How to be an UBER driver (in three easy steps)

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Yes, I am an UBER driver. There’s no shame in admitting it. When you’ve been seeking full-time employment for 12 months and the market flatly rejects what you have to offer, you’ll take anything that comes to hand. At 46, I like to think I’m in pretty good shape, but  getting a gig in the IPL as a 20/20 cricketer is a dream I need to let go, so… welcome to UBER!

The attraction is pretty straight forward. We need money, we have a car, I’m a very good driver. That last qualifier may be open to subjection, but the first two are undeniable. As it pans out, it works like a dream. There is no roster to adhere to, no supervisor, no meetings to attend. You switch on and switch off whenever. This fits perfectly with our matrix of one full-time working parent, and two full on primary school boys with a social calendar that would be the envy of less notable European royalty. When all the ducks are aligned, I walk out the front door, shake out the floor mats, wash off the most offensive of the bird poo, and hit the streets.

I have to admit, I had some reservations. If you research the world according to Google you will find many colourful examples of the business practices of UBER. Let’s not be squeamish, it’s been ruthless in attaining its success. What would it be like working with an organisation at the very forefront of disrupting the technological and transportation status quo? Surprisingly easy as it turns out. Not only do they provide you with the cashless smart phone platform that allows you to work, but a support structure that solves all of your problems by email or text with a patient, kind and cheery disposition. Damn their seductive wiles.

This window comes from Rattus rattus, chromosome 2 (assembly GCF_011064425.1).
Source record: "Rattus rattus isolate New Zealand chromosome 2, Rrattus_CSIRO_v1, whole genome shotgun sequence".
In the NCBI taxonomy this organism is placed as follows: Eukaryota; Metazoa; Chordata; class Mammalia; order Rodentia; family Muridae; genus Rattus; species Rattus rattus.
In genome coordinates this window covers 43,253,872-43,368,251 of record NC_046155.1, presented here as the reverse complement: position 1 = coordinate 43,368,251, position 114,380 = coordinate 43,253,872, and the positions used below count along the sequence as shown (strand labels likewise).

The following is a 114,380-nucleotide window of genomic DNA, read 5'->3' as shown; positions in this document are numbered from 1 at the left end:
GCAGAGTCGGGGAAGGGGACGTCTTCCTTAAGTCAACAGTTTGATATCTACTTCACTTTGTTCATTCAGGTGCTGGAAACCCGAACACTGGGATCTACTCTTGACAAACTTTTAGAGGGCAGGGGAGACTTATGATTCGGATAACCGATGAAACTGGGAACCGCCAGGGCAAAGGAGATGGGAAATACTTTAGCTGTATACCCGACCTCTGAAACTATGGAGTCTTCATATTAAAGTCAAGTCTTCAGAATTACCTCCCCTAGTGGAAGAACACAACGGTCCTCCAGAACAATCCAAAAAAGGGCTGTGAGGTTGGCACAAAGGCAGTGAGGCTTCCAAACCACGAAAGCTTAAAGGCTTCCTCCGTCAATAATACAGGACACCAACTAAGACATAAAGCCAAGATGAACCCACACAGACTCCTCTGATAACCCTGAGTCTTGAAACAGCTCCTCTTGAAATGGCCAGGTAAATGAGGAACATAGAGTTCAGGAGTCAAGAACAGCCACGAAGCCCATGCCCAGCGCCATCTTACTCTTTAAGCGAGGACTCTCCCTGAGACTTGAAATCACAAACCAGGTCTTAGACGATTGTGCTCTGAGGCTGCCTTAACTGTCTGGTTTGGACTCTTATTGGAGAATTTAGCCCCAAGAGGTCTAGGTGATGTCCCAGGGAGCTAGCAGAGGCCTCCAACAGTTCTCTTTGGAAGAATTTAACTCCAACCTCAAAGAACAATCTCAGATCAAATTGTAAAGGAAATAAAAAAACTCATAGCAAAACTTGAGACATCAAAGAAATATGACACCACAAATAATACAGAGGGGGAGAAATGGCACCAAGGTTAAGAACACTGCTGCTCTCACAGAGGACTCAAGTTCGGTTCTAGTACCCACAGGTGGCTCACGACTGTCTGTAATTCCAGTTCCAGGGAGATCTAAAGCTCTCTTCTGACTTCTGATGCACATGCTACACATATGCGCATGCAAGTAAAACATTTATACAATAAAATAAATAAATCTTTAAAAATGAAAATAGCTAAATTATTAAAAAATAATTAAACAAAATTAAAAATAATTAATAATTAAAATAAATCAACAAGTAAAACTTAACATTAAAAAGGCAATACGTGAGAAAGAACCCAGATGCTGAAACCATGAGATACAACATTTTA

Step one to being an UBER driver is to drive with zen like composure. When I consider how often my children have witnessed the delivery of expletive laden thoughts to my fellow road users, they would be surprised at the transformation of Daddy’s attitude when paying riders are in the car. I think any anxiety I would usually feel in traffic (i.e. being late, lost or hosing down a battle to the death in the back seat between my offspring), is transferred wholly to the rider I’ve picked up. I have no emotional involvement in the journey. That said, it brings joy to my heart when a rider jumps in and says “I’m late, go as fast as you can” (I imagine a tearful reunion at the airport as one lover stops the other walking through the departure gate and leaving forever – although typically its to start a shift at a fast food franchise) . My private-eye/noir dreams will be fulfilled when someone jumps in and shouts “follow that car!”